BangkokCrimeThailand

Protester jailed for burning King’s portrait

The fire grew stronger as Sitthicok sprayed 'purple liquid' on it

The food delivery rider who attempted to burn a portrait of King Vajiralongkorn and Queen Suthida during a protest in July 2021 has been sentenced to three and half years in prison. The court ruled that a portrait of the king is equivalent to the king’s person.

Foodpanda delivery rider Sitthichok Sethasavet set fire to a portrait of King Vajiralongkorn and Queen Suthida at a royal ceremonial arch on Ratchadamnoen Nok Avenue during a protest on July 18, 2021. He was charged with royal defamation, arson, destruction of property, and violation of the Emergency Decree.

According to Prachatai English, Sitthichok claimed he was on his way to deliver an order when he passed through the protest on Ratchadamnoen Nok and saw the fire at the royal arch. Since he has experience volunteering in an emergency rescue unit, he tried to put out the fire using a bottle of water mixed with purple grape-flavoured soda that he carried on his motorcycle to drink while working during the day. While he was spraying water onto the base of the portrait, a police officer came to tell him to get down from the arch and that the officer would get a water cannon to put out the fire. But when he get off the arch, the fire had already been put out, so he went to deliver his order and then went home.

That evening, a picture of Sitthichok standing by his motorcycle was posted on Twitter, along with a claim that he set fire to the king and queen’s portrait. Because the photo also showed a pink Foodpanda delivery box, the company’s official account replied to the tweet saying the platform has a policy “against violence and all forms of terrorism” and that the rider in question would be fired immediately. It also said that the platform was willing to help the authorities in pressing charges against the culprit.

The platform’s action ignited flames of outrage among netizens. The hashtag #banfoodpanda trended on Twitter as users called for a boycott of the platform. Foodpanda then released a letter apologising for its message and said that the company was investigating the incident.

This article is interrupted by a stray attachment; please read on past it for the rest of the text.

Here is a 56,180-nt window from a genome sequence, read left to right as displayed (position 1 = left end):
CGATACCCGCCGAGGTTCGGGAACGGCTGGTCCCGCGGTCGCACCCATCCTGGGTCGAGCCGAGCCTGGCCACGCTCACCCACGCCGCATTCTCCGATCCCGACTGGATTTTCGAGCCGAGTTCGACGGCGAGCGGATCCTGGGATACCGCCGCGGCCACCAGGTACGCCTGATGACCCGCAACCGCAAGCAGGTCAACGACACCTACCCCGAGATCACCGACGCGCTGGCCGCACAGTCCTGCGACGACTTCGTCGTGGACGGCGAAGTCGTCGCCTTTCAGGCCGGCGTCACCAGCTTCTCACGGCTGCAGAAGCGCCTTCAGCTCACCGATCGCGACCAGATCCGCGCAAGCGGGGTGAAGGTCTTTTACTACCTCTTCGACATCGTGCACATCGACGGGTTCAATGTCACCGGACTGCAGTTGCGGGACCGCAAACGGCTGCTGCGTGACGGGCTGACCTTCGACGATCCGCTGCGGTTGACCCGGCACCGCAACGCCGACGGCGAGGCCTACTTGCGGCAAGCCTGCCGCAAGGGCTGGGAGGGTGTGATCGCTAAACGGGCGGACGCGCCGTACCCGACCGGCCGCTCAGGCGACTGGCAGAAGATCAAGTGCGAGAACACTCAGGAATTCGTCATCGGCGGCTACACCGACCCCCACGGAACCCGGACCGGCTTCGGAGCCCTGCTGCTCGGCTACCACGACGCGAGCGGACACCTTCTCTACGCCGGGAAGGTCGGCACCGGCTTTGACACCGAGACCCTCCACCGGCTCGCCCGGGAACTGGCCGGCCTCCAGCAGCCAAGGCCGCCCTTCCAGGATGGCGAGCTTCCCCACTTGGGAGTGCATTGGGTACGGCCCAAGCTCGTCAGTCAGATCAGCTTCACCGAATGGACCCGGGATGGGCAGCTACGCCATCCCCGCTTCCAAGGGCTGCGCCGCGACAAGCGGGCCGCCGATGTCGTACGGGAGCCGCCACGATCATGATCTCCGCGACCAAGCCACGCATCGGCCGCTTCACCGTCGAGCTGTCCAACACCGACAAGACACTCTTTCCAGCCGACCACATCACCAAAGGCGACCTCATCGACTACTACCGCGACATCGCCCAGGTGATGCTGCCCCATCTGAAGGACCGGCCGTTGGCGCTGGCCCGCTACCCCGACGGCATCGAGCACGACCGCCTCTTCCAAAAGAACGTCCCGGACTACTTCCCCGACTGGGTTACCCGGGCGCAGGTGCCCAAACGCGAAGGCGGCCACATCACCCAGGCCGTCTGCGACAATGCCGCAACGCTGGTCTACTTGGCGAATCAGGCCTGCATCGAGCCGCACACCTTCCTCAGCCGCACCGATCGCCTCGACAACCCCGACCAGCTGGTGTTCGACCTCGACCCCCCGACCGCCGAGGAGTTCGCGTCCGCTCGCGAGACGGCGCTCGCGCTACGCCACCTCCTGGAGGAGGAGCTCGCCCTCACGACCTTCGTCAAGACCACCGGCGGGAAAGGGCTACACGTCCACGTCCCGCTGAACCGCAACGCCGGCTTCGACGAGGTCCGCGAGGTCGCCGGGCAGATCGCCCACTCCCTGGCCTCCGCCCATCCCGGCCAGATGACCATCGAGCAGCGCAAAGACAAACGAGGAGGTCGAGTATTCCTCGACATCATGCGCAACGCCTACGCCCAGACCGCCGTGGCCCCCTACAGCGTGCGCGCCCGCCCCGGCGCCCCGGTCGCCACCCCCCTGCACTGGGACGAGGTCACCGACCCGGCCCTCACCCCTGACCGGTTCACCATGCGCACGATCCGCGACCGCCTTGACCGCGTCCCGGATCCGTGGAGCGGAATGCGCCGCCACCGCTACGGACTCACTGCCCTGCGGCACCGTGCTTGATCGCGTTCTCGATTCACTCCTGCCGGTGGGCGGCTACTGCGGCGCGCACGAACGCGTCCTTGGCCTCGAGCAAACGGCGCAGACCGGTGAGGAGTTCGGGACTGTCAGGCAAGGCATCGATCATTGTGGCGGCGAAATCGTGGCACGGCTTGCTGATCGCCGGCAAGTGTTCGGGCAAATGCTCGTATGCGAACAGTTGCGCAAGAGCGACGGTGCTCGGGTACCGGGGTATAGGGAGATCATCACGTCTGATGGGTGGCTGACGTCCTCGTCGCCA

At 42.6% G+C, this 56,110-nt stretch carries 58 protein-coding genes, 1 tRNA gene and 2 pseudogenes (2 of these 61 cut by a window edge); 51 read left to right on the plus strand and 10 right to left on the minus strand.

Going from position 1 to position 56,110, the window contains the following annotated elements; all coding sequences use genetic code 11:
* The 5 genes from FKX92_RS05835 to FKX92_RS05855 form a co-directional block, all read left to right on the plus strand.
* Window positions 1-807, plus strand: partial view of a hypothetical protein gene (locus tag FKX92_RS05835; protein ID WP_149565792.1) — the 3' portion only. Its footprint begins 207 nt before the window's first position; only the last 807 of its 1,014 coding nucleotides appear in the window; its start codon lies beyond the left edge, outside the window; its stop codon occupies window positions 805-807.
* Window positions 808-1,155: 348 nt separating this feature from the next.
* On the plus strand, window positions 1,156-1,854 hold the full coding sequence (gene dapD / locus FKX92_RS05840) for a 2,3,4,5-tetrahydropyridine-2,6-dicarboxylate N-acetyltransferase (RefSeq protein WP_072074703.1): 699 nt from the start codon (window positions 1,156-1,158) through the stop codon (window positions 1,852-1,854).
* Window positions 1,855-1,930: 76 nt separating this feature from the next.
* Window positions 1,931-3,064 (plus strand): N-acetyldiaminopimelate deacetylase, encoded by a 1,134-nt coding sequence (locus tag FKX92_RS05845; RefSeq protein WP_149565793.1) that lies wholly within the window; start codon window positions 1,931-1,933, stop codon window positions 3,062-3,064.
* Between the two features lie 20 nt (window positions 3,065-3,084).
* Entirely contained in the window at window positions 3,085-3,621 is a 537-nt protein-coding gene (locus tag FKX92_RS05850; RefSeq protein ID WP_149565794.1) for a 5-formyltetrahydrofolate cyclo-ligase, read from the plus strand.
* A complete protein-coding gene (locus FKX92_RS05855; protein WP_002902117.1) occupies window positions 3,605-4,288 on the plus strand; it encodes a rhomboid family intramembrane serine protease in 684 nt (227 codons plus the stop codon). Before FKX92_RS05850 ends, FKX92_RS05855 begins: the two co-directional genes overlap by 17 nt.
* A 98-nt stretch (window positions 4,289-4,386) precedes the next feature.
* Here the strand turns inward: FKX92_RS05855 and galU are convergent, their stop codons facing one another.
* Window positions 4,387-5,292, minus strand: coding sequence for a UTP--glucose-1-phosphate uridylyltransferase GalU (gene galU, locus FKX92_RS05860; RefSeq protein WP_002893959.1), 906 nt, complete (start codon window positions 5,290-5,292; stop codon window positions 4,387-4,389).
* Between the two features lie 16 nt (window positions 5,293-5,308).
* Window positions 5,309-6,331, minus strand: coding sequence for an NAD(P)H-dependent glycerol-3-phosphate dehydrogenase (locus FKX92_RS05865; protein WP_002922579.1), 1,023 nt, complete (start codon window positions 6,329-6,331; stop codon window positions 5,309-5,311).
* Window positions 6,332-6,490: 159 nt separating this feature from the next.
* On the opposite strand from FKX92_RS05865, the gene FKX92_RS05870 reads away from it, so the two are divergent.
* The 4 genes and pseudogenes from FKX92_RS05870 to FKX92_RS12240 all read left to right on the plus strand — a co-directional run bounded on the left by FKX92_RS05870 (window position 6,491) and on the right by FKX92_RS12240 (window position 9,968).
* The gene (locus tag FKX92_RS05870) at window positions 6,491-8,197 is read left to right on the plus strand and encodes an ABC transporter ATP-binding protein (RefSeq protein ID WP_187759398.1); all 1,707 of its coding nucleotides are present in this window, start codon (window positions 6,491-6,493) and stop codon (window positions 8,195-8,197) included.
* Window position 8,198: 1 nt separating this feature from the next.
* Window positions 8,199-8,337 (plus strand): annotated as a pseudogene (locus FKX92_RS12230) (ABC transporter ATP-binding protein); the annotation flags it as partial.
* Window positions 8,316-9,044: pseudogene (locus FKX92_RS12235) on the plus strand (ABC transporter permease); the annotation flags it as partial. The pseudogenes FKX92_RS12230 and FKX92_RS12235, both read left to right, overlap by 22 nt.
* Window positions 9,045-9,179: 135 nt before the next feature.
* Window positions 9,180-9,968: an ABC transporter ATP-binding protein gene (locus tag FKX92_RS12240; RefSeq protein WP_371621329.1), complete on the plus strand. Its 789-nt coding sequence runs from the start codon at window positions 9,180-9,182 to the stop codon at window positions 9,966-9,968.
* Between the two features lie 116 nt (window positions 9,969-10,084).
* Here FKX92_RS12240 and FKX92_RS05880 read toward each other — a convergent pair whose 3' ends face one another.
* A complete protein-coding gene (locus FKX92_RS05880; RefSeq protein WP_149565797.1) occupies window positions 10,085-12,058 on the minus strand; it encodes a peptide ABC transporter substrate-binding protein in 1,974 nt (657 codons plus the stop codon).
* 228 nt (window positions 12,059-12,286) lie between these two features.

Sitthichok was arrested the next day.

Ratchadaphisek Criminal Court found Sitthichok guilty on all charges because there was no evidence he was trying to put out a fire, and because prosecution witnesses testified that the fire grew stronger when Sitthicok sprayed purple liquid on it.

The court ruled that he was guilty of royal defamation because Thai society sees a portrait of the king as being the same as the king himself. It should therefore be respected and cared for. The court also said that he was guilty because Thailand is a democracy with the king as the head of state, and therefore people should not exercise their freedom in a way that is against the monarchy.

The Court sentenced Sitthichok to a total of three years and six months in prison. Because he gave useful testimony, his sentence was reduced to two years and four months.

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Jon Whitman

Jon Whitman is a seasoned journalist and author who has been living and working in Asia for more than two decades. Born and raised in Glasgow, Scotland, Jon has been at the forefront of some of the most important stories coming out of China in the past decade. After a long and successful career in East sia, Jon is now semi-retired and living in the Outer Hebrides. He continues to write and is an avid traveller and photographer, documenting his experiences across the world.